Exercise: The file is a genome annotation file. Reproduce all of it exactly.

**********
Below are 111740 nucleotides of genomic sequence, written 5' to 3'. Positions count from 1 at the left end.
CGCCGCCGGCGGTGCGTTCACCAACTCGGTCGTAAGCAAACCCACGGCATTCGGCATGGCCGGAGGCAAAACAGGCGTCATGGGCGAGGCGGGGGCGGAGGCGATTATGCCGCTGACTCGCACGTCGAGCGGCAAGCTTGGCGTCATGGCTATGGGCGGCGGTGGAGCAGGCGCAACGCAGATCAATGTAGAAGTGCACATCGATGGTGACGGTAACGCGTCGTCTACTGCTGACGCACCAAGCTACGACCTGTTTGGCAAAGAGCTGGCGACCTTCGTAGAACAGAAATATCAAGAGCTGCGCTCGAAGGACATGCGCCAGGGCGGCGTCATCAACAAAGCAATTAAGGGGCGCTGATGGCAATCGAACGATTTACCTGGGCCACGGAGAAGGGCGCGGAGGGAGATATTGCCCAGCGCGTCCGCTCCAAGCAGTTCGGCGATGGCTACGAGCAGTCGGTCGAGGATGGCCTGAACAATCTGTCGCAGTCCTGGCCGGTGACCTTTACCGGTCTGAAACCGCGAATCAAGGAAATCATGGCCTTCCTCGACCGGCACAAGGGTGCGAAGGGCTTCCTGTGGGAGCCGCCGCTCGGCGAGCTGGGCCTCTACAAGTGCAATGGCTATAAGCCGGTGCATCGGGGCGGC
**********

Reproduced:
Below are 111740 nucleotides of genomic sequence, written 5' to 3'. Positions count from 1 at the left end.
CGCCGCCGGCGGTGCGTTCACCAACTCGGTCGTAAGCAAACCCACGGCATTCGGCATGGCCGGAGGCAAAACAGGCGTCATGGGCGAGGCGGGGGCGGAGGCGATTATGCCGCTGACTCGCACGTCGAGCGGCAAGCTTGGCGTCATGGCTATGGGCGGCGGTGGAGCAGGCGCAACGCAGATCAATGTAGAAGTGCACATCGATGGTGACGGTAACGCGTCGTCTACTGCTGACGCACCAAGCTACGACCTGTTTGGCAAAGAGCTGGCGACCTTCGTAGAACAGAAATATCAAGAGCTGCGCTCGAAGGACATGCGCCAGGGCGGCGTCATCAACAAAGCAATTAAGGGGCGCTGATGGCAATCGAACGATTTACCTGGGCCACGGAGAAGGGCGCGGAGGGAGATATTGCCCAGCGCGTCCGCTCCAAGCAGTTCGGCGATGGCTACGAGCAGTCGGTCGAGGATGGCCTGAACAATCTGTCGCAGTCCTGGCCGGTGACCTTTACCGGTCTGAAACCGCGAATCAAGGAAATCATGGCCTTCCTCGACCGGCACAAGGGTGCGAAGGGCTTCCTGTGGGAGCCGCCGCTCGGCGAGCTGGGCCTCTACAAGTGCAATGGCTATAAGCCGGTGCATCGGGGCGGC